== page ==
Measuring Malic Acids

We measure the concentration of Malic Acids in wine to monitor the malolactic fermentation. In the malolactic fermentation malic acids are converted to lactic acids – this helps to shape a wine style and character as well as its ageing potential. We use three methods to confirm the successful completion of the malolactic fermentation:

  • Chromatography which is time consuming,
  • Chemical Test which is only very approximative, and
  • OenoFoss spectral analysis which is expensive and has to be outsorced

Another accurate measurement of malic acids is possible with enzymatic test kits which use spectral analysis (similar to what we use for measuring phenolics) – however we do not employ it at this time

 

Paper Chromatography

Paper chromatography has been employed for decades to visualize molecules of different weight s in a solution. First tiny dots of the sample wines are placed along the bottom of a chromatography paper, then sides of the paper are clipped together so it forms a vertical cilinder, then the cylinder is placed into a jar which holds a chromatography solution and capilar forces push up the solution up to the top of the cylinder dragging with them the malic acid and lactic acid molecules. Malic acids being heavier than lactic acids will not travel as far up the paper. After a day standing in the chromatography solution, the paper is removed from the jar and dried. Once dried, traces of malic and lactic acids become visible at different heights of the paper. When there is no longer a trace of malic acids then the malolactic fermentation is complete. We use a test kit from MoreWine.com for this analysis (link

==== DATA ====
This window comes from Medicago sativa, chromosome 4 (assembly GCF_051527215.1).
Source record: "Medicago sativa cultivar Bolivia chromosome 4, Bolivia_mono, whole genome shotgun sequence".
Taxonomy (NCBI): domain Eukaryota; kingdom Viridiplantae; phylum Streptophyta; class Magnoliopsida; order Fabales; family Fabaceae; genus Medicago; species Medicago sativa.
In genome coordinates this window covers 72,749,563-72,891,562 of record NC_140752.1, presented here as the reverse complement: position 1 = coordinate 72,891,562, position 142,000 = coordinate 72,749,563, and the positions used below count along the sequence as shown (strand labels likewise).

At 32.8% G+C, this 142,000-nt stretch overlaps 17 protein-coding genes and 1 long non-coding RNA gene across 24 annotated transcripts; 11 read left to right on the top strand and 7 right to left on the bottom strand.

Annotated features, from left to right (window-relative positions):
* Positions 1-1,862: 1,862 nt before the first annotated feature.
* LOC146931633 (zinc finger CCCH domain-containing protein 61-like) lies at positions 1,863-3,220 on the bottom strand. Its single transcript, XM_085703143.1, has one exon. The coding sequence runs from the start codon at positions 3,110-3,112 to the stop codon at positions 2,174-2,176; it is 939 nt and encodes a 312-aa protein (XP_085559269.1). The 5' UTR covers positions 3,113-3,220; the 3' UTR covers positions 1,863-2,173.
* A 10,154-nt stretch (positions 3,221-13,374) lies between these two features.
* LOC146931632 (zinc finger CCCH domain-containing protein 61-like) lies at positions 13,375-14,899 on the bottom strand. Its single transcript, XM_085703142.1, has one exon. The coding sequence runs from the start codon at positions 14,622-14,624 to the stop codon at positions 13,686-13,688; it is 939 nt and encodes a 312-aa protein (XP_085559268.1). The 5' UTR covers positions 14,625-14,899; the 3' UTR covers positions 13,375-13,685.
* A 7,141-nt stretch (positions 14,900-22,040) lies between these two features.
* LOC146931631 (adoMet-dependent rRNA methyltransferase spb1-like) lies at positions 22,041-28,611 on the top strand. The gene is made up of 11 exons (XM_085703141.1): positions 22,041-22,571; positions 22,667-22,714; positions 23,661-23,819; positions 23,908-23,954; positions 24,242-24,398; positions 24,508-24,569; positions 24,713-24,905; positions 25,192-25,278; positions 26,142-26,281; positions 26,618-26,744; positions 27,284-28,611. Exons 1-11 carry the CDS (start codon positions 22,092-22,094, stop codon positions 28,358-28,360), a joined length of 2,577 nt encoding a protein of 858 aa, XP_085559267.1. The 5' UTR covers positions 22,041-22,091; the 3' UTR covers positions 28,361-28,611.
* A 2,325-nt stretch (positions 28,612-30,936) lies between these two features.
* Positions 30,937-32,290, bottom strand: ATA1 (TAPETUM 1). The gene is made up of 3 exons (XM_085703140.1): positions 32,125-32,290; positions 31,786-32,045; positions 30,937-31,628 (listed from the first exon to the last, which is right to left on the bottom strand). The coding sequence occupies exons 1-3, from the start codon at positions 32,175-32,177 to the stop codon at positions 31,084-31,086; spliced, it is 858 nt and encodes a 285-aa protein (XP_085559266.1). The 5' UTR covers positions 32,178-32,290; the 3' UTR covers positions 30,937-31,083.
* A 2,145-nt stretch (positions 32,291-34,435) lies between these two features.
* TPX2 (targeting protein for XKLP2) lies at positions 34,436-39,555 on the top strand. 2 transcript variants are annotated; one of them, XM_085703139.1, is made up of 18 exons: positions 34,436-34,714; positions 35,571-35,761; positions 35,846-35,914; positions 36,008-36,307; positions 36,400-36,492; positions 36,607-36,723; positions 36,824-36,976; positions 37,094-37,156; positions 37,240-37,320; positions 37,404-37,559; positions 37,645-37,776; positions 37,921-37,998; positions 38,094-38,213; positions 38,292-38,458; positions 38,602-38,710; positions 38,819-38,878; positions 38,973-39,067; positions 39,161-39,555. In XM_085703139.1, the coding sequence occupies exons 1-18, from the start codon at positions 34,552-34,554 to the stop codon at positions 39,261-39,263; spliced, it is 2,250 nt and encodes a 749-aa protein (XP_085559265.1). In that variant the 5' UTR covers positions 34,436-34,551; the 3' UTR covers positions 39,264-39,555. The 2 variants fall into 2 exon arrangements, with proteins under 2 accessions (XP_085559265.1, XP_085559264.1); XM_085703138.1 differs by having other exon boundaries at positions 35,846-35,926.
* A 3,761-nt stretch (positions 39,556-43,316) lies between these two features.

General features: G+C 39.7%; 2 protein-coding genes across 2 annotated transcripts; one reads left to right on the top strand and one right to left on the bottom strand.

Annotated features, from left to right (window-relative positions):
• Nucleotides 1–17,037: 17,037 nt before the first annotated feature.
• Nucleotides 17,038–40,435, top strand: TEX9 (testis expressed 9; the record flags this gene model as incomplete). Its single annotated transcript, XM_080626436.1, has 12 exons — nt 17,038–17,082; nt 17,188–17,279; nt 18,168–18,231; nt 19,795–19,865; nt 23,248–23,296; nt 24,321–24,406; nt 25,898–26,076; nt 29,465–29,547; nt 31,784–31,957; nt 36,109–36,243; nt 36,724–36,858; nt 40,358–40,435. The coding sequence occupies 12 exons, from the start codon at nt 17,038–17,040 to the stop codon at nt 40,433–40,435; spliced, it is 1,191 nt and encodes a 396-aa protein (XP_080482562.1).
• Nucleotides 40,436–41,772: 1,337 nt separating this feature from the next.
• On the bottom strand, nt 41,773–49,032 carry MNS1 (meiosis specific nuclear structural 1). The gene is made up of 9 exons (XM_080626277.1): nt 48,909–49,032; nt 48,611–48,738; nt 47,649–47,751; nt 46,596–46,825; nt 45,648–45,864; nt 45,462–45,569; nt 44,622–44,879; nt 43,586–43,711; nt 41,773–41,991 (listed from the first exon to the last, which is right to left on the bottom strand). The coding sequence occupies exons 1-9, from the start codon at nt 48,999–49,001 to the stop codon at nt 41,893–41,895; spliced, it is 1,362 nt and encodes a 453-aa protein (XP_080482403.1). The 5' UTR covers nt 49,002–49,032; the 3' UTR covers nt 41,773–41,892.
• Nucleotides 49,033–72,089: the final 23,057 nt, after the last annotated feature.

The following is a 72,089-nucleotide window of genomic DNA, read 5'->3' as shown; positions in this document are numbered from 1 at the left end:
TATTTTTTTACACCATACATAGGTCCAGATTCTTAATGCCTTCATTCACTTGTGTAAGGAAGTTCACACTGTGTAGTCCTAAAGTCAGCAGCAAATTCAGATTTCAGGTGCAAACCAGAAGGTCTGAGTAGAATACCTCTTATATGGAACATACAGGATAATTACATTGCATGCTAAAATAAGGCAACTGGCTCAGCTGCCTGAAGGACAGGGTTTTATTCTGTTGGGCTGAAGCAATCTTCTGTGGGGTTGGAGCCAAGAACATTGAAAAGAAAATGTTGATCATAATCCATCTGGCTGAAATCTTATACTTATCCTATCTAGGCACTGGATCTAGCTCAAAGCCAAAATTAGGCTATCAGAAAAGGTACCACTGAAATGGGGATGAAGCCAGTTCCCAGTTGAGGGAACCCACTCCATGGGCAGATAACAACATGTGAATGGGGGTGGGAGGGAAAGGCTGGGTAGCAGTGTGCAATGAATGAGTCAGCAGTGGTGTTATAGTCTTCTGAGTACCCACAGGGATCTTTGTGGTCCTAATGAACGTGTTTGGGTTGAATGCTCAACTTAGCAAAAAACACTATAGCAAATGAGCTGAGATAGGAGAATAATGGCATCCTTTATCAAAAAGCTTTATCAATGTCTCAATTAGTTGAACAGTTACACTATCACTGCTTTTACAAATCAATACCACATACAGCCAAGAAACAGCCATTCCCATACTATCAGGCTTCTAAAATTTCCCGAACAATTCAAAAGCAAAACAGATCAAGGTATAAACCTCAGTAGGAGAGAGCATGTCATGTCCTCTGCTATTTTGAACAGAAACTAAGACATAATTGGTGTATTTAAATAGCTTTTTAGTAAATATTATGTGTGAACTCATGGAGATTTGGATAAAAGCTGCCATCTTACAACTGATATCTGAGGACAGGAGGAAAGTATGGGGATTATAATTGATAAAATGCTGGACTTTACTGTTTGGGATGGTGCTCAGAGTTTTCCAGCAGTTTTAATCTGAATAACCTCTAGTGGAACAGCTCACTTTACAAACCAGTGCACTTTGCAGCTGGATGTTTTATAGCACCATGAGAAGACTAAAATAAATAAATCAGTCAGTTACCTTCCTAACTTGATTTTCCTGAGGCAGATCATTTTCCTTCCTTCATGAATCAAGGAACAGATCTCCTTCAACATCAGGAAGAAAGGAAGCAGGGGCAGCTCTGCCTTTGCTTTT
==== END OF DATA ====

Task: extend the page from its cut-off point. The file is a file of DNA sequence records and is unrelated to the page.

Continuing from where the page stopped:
Chemical Test

Accuvin (www.accuvin.com) sells an economical kit to get approximative measurements of Malic Acids in wine. The kit includes sampler tips and test strips which change their color within 5 minutes of applying a 20 micro-liter sample. Matching that color with a reference chart allows to estimate the remaining malic acid concentrations [>500, 100-500, 30-100 and <30 mg/L]. The goal is to reach <30mg/L. The cost of the kit with 5 samples is around $30.

 

FOSS Spectral Tests

A OenoFoss analyzer provides estimates of malic acid concentrations through ultraviolet-infrared spectroscopy. The cost of the tool is prohibitive (>$35,000)  for a lab our size but nearby service providers (eg Fermentation Solutions) provide a test for around $30 which provides the following measurements: pH, Total Acidity in g/l, Malic Acid in g/l, Alcohol by Volume:, Glucose/Fructose g/l, Volatile Acidity in g/l. This is our backup

 

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Last updated: December 27, 2014